Tips on picking the right Christmas tree
TOONE, Tenn. — When you’re surrounded by hundreds of real Christmas trees, how do you decide which one you should take home?
For 10 years, Ray Gilmer and his family have been growing Christmas trees on Falcon Ridge Farm in Toone.
They learned a lot in their first few years.
“The first 650 trees we planted, we lost about half of them,” Gilmer, co-owner of Falcon Ridge Farm, said.
Today, they have thousands of trees growing on their farm.
Parts of the country are seeing a Christmas tree shortage due to the recession in 2010. Gilmer says they haven’t been impacted by that, but due to a unseasonably cold winter two years ago, they could be impacted in four to five years.
“Planting Christmas trees is about a six-year plan, so it’s hard to gauge how many to plant and what the outcome is going to be,” Gilmer said.
When it comes to picking the perfect tree, measure twice, cut once. If your living room is nine feet tall, pick a tree that’s seven to eight feet tall.
While a fake Christmas tree might be easier to take care of, Gilmer says in the long run, it’s not worth it.
“It takes 100 years for a plastic tree to decompose in a landfill,” Gilmer said.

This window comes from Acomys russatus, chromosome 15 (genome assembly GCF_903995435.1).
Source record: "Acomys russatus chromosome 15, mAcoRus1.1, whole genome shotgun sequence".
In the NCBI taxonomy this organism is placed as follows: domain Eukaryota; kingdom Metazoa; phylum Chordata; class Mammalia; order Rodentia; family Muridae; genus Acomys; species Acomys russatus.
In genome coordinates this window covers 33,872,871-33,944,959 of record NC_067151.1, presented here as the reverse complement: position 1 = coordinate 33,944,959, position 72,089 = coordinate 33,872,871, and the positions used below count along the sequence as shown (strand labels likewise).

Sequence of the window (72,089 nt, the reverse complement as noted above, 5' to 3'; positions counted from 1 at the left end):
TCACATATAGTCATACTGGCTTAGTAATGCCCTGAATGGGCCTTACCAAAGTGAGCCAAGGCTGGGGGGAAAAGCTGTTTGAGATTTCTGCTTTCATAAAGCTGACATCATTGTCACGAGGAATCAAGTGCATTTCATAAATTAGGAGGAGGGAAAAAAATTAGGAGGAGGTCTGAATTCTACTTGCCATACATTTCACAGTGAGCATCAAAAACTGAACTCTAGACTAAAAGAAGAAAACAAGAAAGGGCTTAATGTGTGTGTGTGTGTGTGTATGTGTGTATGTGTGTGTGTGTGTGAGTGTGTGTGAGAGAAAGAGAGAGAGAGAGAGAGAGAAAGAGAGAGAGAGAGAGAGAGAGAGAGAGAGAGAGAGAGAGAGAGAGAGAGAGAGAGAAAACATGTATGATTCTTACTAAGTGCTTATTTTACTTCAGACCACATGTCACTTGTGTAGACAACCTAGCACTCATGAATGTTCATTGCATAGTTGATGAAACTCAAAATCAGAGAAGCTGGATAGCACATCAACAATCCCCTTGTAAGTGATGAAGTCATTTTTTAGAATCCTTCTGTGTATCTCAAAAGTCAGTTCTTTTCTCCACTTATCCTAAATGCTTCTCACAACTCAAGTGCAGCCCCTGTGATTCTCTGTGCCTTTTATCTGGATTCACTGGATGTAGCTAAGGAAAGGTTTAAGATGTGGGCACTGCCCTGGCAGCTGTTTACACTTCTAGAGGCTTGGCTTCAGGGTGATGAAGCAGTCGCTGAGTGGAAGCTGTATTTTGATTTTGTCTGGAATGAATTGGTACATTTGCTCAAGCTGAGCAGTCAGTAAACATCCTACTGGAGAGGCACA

Real trees have other benefits too.
“Trees are good for the environment. Every tree we sell, we probably plant three or four trees back,” Gilmer says.
And we also can’t forget about the animals.
“It’s a good habitat for wildlife. My neighbors’ cows like rubbing their backs on them, so you have to think about that,” Gilmer said.
Gilmer says picking a tree becomes a family tradition, and they love seeing how families grow year after year.
Whether you’re using a fake or real Christmas tree, make sure to keep them away from heat sources and replace any broken lights on the tree.
Also, keep in mind that when bedtime comes, it’s lights out for you and your Christmas decorations.